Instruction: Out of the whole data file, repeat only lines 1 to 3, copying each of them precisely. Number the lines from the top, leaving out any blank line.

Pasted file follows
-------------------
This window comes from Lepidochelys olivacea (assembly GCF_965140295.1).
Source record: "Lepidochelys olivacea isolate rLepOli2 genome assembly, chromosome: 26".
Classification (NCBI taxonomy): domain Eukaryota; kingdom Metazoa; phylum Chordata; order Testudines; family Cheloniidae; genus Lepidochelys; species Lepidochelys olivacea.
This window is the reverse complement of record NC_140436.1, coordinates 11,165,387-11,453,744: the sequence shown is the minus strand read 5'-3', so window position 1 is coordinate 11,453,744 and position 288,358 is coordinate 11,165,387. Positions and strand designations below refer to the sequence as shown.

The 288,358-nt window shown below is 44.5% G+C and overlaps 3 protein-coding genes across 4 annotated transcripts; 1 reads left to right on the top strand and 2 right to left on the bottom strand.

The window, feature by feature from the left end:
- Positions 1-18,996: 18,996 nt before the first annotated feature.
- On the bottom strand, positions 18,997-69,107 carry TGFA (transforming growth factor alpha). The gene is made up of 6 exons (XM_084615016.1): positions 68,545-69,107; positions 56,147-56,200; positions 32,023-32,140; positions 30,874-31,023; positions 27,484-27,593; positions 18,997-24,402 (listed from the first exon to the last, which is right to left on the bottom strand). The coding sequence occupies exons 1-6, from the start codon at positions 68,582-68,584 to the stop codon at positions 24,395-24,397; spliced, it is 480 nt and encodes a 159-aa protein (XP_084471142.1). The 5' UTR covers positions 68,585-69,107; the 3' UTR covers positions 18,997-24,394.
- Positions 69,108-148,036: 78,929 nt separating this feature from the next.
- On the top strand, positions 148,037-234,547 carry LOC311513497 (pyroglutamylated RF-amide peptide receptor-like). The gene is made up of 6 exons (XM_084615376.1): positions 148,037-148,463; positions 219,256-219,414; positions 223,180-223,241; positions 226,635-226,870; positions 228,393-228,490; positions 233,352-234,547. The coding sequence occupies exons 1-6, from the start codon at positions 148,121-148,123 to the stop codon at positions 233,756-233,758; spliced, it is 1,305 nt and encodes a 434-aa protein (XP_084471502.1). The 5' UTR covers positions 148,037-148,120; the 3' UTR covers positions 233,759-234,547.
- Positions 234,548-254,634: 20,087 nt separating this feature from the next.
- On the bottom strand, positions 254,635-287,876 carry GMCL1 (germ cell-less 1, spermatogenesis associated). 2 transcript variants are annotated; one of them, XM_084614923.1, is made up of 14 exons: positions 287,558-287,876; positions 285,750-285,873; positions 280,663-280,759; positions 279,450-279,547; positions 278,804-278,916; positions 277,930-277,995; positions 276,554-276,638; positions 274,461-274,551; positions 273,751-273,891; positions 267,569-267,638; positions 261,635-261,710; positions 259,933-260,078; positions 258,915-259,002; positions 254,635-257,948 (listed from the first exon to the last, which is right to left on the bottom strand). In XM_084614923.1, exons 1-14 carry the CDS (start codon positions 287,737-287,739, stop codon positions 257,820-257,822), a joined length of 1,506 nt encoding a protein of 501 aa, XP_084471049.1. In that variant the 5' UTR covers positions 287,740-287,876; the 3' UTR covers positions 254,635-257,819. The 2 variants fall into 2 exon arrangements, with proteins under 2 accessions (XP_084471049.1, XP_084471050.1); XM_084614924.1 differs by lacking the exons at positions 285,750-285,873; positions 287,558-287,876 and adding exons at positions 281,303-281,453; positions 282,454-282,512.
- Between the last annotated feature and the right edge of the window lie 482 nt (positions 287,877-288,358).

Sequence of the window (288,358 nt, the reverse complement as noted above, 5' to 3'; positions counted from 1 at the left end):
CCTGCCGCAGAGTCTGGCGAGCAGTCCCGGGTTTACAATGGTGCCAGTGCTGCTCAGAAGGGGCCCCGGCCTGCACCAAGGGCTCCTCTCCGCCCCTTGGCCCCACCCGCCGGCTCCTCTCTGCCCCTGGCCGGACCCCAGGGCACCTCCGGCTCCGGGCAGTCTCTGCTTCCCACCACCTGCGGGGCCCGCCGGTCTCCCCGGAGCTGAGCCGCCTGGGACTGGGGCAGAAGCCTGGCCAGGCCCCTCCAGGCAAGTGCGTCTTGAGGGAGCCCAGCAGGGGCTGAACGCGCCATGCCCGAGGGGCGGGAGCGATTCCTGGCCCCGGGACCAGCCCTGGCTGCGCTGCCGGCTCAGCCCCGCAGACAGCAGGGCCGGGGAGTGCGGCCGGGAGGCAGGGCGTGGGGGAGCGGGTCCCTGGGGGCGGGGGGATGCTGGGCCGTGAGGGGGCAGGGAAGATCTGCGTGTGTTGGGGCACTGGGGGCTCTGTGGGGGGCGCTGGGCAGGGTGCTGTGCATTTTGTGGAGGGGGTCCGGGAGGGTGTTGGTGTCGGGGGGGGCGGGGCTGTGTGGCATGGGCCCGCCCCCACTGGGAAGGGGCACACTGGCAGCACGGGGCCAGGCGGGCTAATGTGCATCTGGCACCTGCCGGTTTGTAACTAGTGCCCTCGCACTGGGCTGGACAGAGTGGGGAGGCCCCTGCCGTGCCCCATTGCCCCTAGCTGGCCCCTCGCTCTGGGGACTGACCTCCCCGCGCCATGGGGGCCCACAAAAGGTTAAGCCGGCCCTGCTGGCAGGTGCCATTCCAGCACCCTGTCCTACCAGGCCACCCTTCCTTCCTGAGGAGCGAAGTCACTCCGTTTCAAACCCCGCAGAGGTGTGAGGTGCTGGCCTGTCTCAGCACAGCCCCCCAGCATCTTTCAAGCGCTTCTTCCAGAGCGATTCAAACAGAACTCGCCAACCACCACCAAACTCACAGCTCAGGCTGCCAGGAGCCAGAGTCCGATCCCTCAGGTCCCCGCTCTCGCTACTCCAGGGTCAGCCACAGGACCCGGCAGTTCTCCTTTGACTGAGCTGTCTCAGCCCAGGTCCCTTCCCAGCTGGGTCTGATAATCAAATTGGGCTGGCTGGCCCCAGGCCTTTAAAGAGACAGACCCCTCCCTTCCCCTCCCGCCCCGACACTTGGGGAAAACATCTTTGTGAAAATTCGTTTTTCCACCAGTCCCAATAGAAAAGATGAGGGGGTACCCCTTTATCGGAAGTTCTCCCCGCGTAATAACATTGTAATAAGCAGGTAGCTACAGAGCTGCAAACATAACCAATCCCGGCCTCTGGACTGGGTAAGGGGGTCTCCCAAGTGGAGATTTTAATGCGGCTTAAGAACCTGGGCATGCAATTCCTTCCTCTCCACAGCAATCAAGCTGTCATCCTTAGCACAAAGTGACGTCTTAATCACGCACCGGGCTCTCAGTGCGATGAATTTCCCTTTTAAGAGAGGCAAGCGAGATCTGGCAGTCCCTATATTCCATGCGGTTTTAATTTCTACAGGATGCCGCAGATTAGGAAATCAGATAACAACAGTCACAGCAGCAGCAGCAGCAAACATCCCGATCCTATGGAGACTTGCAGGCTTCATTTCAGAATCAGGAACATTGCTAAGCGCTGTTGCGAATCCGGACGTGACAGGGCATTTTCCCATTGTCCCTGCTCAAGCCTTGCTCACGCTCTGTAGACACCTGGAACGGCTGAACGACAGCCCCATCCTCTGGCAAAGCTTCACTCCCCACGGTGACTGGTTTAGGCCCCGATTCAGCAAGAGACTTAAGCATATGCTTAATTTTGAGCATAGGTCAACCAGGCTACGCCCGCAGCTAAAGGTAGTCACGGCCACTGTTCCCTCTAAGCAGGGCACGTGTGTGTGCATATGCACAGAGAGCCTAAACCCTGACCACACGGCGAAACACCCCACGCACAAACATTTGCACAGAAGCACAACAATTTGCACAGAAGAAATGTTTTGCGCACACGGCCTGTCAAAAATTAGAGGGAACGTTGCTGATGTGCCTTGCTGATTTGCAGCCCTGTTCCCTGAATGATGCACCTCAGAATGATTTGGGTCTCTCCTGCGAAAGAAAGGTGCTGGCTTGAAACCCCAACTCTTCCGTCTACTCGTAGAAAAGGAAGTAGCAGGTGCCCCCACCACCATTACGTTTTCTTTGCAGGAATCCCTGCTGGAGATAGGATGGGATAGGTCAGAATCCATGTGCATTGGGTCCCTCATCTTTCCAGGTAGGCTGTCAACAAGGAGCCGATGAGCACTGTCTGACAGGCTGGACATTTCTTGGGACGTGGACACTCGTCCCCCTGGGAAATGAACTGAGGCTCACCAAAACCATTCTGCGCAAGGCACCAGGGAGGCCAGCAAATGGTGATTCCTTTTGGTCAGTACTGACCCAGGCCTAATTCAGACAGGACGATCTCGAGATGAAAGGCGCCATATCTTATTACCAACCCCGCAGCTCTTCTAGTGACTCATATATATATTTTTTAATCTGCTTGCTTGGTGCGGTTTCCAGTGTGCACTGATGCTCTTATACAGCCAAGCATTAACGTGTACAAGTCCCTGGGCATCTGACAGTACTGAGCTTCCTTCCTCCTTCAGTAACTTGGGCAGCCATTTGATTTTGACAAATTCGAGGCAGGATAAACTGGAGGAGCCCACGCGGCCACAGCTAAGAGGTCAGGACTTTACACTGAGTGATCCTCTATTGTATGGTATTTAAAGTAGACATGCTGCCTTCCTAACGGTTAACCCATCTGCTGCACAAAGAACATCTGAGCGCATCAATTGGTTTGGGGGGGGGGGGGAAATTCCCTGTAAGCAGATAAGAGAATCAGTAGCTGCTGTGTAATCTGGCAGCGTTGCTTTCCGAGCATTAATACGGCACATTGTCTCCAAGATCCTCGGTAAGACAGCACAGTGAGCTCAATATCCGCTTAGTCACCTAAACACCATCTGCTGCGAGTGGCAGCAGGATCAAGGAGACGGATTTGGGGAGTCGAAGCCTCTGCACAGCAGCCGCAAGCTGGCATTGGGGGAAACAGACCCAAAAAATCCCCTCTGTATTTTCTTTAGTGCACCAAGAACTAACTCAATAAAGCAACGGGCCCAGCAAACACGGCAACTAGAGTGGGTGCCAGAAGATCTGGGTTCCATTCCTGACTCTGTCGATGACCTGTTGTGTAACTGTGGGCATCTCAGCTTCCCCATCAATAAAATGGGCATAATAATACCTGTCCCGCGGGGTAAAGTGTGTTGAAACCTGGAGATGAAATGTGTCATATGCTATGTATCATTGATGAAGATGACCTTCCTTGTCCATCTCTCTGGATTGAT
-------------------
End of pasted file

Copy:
This window comes from Lepidochelys olivacea (assembly GCF_965140295.1).
Source record: "Lepidochelys olivacea isolate rLepOli2 genome assembly, chromosome: 26".
Classification (NCBI taxonomy): domain Eukaryota; kingdom Metazoa; phylum Chordata; order Testudines; family Cheloniidae; genus Lepidochelys; species Lepidochelys olivacea.